Bears Insider Hub Arkush answers subscribers Bears questions weekly:
Will they try the draft to upgrade both their tackle spots. No one is going to let go of decent tackles. Submitted by Daniel Bartos
What, in your opinion, do the Bears do at left tackle? Submitted by Hadji
Daniel and Hadji, part of the problem with answering your questions is as obvious as it is to me the Bears need to get better at left tackle – I’m fine with Massie on the right side and hope they will re-sign Cornelius Lucas as a solid swing tackle option – it’s not at all clear that Ryan Pace and Matt Nagy agree with us and I haven’t had the opportunity to talk with Juan Castillo since he was hired.
Two of the best left tackles in the game, Andrew Whitworth and Jason Peters, are free agents, but they are 39 and 38 years old so awfully unlikely candidates for the Bears to pursue.
Anthony Costanzo is the only other instant upgrade on the left side in free agency, and he is 32, talking retirement and if he plays a again, likely re-signs in Indianapolis.
Jack Conklin is probably the best young tackle in the market, but he’s played on the right side in the NFL to date.
The best option would be if the Bears could swing a trade with Washington for Trent Williams, but now that Ron Rivera is there and Bruce Allen isn't, it seems likely Rivera will do all he can to convince Williams to stay in Washington.
All that leaves is the Draft and it is a very good – really solid at the top – and deep year at tackle. My hope is the Bears will use one of their second-round picks and one of their fives on tackles, assuming the right guys are there at the time.
Was Jimi Hendrix the best guitarist ever? Submitted by Black Bridge
Wow, I don’t know, it’s kind of like asking is Walter Payton the greatest running back of all time? I think so but can I really leave out Jim Brown and Barry Sanders?
Hendrix is on my extremely short list and four days out of seven I’d probably have him at number one, but then I’d take a step back and ask myself what about Eric Clapton, Carlos Santana, Jimmy Page, Stevie Ray Vaughan, Johnny Winter, Mike McCready and a few others.
In the end I always struggle between Hendrix and Clapton, but I sure wouldn’t argue if Hendrix is your choice.
I’d give anything if he’d been able to stick around longer for us to really get to know him better.
If you had one place to eat at for the rest of your life between these two? Arby's or Burger King? Which one? Btw, do the local Chicago Bears target A.J. Green in F.A? Submitted by Kevin Piccirilli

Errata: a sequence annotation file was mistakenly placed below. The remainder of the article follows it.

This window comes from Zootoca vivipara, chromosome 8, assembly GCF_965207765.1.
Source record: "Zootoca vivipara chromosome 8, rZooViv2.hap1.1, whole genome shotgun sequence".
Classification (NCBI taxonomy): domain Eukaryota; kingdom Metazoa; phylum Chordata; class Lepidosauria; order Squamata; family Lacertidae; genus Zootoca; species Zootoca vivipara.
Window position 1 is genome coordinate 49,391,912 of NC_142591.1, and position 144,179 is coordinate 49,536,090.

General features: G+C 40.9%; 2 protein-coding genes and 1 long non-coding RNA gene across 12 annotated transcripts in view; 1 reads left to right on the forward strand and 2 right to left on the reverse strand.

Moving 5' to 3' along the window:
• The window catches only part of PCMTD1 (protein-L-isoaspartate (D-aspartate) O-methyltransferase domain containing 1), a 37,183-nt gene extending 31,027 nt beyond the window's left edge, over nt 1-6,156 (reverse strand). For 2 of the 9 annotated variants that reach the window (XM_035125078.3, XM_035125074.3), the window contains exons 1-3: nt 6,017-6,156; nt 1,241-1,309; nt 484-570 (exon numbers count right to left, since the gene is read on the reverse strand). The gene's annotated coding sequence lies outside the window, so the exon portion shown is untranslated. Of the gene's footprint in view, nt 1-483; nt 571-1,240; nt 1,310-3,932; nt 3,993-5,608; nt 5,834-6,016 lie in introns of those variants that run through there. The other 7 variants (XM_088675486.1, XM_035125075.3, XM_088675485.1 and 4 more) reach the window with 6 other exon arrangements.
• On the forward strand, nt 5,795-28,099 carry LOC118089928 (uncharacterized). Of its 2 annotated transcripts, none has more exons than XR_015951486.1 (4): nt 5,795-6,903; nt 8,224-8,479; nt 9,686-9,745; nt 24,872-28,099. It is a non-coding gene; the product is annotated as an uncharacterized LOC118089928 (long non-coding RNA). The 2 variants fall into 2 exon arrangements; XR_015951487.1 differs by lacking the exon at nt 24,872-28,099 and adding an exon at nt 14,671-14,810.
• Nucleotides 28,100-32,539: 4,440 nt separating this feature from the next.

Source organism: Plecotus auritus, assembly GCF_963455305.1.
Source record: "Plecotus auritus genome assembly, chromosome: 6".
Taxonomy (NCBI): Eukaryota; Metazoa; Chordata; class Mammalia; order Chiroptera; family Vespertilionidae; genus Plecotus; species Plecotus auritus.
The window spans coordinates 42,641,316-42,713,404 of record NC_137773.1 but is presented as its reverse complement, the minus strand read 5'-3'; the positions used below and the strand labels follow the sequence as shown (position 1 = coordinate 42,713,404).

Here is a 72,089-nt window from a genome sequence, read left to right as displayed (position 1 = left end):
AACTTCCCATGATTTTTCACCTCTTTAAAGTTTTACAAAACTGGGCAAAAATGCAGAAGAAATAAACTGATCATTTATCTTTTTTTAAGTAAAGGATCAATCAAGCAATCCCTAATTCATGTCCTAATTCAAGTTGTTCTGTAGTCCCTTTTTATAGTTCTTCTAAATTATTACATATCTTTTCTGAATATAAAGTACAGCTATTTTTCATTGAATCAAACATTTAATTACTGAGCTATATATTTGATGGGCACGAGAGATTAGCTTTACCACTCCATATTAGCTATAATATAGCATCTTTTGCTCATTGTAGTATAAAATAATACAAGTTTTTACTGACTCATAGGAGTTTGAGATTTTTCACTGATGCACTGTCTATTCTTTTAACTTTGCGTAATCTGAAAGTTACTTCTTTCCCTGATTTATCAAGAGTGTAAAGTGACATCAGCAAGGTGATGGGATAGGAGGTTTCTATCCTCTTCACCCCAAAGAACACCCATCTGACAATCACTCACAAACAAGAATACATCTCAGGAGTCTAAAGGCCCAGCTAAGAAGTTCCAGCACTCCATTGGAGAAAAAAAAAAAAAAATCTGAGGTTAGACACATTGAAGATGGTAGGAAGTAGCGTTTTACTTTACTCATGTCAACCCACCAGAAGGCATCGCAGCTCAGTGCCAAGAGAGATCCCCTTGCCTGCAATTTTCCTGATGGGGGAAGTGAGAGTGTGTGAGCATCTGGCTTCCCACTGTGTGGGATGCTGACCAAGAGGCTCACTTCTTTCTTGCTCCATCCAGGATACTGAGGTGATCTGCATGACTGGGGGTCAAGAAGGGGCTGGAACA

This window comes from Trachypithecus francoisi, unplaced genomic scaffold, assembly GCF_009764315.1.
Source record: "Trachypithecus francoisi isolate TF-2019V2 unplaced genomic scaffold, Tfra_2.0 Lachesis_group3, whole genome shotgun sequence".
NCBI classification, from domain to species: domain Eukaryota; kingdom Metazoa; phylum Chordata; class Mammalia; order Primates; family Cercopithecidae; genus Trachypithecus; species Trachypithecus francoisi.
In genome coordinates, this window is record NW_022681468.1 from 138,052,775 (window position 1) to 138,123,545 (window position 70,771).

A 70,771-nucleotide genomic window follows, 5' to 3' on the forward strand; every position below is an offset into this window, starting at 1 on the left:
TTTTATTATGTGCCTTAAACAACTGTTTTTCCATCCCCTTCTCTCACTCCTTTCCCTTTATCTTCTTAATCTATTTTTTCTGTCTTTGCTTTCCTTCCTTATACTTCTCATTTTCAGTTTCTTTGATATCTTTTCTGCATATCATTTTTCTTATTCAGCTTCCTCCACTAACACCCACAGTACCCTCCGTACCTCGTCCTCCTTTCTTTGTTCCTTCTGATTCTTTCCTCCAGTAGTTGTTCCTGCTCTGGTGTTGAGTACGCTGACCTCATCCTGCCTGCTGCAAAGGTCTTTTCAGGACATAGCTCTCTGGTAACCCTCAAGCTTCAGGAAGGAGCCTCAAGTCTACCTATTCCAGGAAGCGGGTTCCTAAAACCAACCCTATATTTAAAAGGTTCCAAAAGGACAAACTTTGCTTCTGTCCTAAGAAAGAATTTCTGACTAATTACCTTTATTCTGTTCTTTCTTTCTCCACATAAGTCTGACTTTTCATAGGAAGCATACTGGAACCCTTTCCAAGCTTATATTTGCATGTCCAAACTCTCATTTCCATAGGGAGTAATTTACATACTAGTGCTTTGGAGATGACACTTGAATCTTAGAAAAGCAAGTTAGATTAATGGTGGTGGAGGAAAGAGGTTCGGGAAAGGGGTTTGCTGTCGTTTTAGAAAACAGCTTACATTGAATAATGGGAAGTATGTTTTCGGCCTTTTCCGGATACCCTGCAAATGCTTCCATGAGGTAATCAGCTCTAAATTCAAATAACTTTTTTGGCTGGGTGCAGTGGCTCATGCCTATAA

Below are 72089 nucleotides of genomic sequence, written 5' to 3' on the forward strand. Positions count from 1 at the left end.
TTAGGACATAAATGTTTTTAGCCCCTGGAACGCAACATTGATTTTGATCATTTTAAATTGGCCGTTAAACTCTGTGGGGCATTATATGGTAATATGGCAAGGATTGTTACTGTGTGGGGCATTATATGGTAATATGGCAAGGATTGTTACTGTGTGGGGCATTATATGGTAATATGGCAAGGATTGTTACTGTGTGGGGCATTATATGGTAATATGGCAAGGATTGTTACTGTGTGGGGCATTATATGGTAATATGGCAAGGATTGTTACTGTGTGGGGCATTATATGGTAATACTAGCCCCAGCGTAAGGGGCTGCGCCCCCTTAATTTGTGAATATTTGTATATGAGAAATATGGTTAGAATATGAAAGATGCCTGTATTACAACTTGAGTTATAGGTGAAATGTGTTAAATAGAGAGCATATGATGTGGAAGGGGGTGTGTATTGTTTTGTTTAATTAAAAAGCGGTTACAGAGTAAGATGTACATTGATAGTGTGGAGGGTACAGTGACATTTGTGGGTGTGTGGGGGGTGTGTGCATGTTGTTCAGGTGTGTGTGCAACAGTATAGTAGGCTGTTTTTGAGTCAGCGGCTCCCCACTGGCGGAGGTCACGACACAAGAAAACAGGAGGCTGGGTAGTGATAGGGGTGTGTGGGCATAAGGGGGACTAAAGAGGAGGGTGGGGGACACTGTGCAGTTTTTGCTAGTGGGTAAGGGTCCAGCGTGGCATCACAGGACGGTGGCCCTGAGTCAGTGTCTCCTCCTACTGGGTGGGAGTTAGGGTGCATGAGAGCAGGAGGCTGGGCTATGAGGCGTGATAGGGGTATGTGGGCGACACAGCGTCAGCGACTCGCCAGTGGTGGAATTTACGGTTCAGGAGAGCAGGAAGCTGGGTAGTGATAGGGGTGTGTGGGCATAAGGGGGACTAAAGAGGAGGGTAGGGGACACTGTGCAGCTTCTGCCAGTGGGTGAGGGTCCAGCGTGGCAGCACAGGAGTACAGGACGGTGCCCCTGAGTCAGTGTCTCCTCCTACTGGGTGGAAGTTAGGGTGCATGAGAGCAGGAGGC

Kevin, I am not a vegetarian by any stretch but I rarely eat red meat – literally maybe half a dozen cheeseburgers a year and skirt steak on the barbeque is it, so I’d be in big trouble at either spot. I do like the chicken sandwiches at the King, and I am curious about the “Impossible Burger” – the concept makes me queasy to be honest but I’ve heard they’re pretty good and need to try one — so I guess if I was stuck it’d be Burger King.
Green is a potential Hall of Famer and still productive at 32, but he’s been banged up a lot in recent years, is highly unlikely to take a reasonable one-year prove-it deal, and with the Bears' cap situation and needs in other areas, I’d say no.
He is also literally the same receiver as a much younger Allen Robinson style-wise and while two of those guys wouldn’t be bad, it’s just not a need.
Any wideouts the Bears do add need to be all about speed at this point, and that’s not Green.
Will the Bears add a pass rusher in free agency.? Who is a possibility? Submitted by Pat Gallagher
Pat, I’m glad you asked me this because it’s been an interesting topic of debate between Arthur and me the past few days and weeks.
I would like to see the Bears go at least one more year with Leonard Floyd because I think he’s become a quality, “complete” outside linebacker.
But they can’t pay him the $13.2 million they’re locked in for this year with his limited pass rush production.
Ideally, I think they should try and extend him something like two years at another $12 to $13 million total, allowing them to lower the cap hit this year to a more palatable $8.5 million or so. I don’t know if he’d take that deal but based on his performance to date he’d be well served if he did, and then the Bears could use the money saved to bring in another young pass rush specialist, or maybe even a proven veteran like a Mario Addison.
The hope has always been that Aaron Lynch could be that third guy with Mack and Floyd, but neither Floyd nor Lynch have consistently provided enough pressure.
There is outstanding talent available, including Jadeveon Clowney, Dante Fowler Jr., Shaq Barrett, Arik Armstead, Bud Dupree, Markus Golden and a few more, but based on what the Bears already have invested in Mack, Hicks, Goldman, Fuller and Jackson, and bigger needs on offense, I just don’t see how they can shop at that market.
In addition to Addison, Robert Quinn could be interesting too.
Hub, What’s your opinion on Ryan Pace? How does Pace stack rank to his GM peers with similar tenure? Submitted by Ryan Dufern
What grade would you give Ryan Pace so far as Bears GM?!? Submitted by Sean Rogers
Does Ryan Pace get fired if the Bears go below 500 next year? Submitted by Andy Armstrong
Okay guys, let me see what I can do for all of you with one answer.
Pace inherited one of the worst rosters in the NFL five seasons ago and one of the worst locker rooms/cultures in the NFL.
He was forced to spend his first three years with John Fox fixing the culture and building infrastructure.
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Over the past two seasons with Matt Nagy, his club is 20-13. Only seven other clubs – New England, Kansas City, New Orleans, L.A. Rams, Baltimore, Houston and Seattle – have done as well. The only G.M.’s in that group with similar tenure are Brett Veach in K.C. and Eric DeCosta in Baltimore, both of whom are more recent than he is, and DeCosta’s just in his first year without Ozzie Newsome.
Obviously, Veach has the Chiefs in a better spot than the Bears, but other than that Pace actually ranks highly against 4-6 season general managers based on the Bears last two seasons.